Today’s diesel engines use sophisticated extreme high-pressure fuel systems to increase performance and efficiency while promoting better emissions control and lower noise levels. The latest CP4.2 injection pumps and Piezo style injectors can be running 30,000+ psi and are extremely sensitive to getting only the highest quality ultra-low sulphur diesel possible. But whether you’re driving a brand-new 2018 model or a high-mileage, 20-year-old diesel truck, better protection for the fuel system is never a bad idea. The smallest particle or piece of debris in the fuel system can create a restriction, plug off ports or even scar and harm the internals of a pump or injector, so filtration and sufficient supply is key.
Obviously, the OEMs aren’t going to overlook good filtration and their engineers have spent countless hours ensuring the fuel can be filtered properly and any water can be separated from it before it enters the injection system, but this doesn’t mean there isn’t room for improvement. In most applications, whether it be an all-stock truck or a heavily modified competition vehicle, the right high-performance lift pump system can offer multiple advantages. The Velocity pumps from Fuelab are one such system that not only adds additional filtration and water separation but will remove any trapped air in the system before fuel is sent to the injection pump and injectors. Removing air can quieten the engine, increase engine efficiency and extend the life of the small working pieces within the pumps and injectors. A lift pump can also feed positive fuel pressure at a larger volume to the injection pump, so for vehicles without a factory lift pump improved injection pump lifespan can be expected by taking some of the load off.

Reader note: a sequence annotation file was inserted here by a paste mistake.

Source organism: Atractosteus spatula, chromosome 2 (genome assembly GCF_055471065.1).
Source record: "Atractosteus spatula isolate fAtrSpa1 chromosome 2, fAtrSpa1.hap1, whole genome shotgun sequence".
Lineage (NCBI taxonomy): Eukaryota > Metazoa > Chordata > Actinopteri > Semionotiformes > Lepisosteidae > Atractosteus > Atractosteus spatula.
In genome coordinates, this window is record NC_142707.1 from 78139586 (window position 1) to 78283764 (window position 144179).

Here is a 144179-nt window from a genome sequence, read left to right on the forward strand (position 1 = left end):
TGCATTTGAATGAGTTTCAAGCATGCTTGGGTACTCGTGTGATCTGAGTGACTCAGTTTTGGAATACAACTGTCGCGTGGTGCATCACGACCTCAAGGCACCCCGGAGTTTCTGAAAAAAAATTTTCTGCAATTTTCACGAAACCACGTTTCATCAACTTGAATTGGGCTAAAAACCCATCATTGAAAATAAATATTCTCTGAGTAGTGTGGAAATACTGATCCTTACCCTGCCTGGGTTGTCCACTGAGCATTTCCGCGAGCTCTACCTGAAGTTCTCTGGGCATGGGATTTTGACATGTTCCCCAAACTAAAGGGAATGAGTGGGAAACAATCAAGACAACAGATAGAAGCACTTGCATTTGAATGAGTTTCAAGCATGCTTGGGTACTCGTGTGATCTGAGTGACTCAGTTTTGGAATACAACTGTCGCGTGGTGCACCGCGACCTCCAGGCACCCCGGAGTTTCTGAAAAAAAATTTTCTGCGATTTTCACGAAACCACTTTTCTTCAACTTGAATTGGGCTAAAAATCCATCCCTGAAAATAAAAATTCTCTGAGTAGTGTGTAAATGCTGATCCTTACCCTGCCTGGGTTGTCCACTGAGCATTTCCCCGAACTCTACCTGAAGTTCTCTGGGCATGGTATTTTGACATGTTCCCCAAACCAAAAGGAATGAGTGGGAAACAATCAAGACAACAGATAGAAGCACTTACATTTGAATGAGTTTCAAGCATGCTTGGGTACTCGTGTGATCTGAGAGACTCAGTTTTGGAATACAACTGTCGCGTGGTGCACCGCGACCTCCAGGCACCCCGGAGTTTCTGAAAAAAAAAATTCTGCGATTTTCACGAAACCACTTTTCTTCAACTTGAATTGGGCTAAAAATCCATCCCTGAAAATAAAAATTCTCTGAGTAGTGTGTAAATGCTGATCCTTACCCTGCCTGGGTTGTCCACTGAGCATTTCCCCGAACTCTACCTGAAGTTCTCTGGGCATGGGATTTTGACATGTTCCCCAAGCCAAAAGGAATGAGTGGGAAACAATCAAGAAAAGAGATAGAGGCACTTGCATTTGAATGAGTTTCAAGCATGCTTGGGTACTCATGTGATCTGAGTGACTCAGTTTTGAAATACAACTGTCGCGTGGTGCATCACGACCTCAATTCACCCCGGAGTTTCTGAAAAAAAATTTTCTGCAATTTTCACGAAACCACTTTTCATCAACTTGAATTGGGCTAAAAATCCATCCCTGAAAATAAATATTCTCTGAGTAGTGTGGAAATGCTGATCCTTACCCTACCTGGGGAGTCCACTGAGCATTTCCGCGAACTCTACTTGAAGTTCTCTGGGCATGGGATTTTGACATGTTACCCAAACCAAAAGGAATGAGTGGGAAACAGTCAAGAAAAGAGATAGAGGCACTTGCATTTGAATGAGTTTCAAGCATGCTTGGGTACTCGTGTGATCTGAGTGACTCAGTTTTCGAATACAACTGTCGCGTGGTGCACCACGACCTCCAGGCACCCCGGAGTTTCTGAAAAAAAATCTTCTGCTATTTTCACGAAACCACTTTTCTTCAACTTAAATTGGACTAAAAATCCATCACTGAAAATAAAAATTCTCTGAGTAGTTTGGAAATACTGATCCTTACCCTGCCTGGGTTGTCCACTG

In years past we’ve done plenty of testing on vehicles run with and without lift pump systems. In every instance the addition of a good lift pump lends some peace of mind and added support for more power potential. Years ago, in dyno testing a mildly built LB7 Duramax truck, we watched fuel rail pressure under hard load. In the mild performance tune (470 rwhp) rail pressure would hold steady around 22,000 psi, which is right at the values being called for in programming. However, in the max-performance tunes we watched rail pressure dip to 17,000 psi and the dyno numbers drop to under 450 hp. That 2002 Duramax platform wasn’t designed with a factory lift pump and the CP3 injection pump just couldn’t do that much work by itself. Power should’ve increased over the previous “smaller” tune, but when trying to pull fuel from the tank and pressurize it to 22,000 psi, it just couldn’t do it under that much demand. The addition of a 150 gph lift pump kit fixed all this. The engine not only ran quieter, it gained a significant amount of power on the large tune (554 rwhp). The pressure held at a constant 22K and the engine was back to performing as it should to its full potential.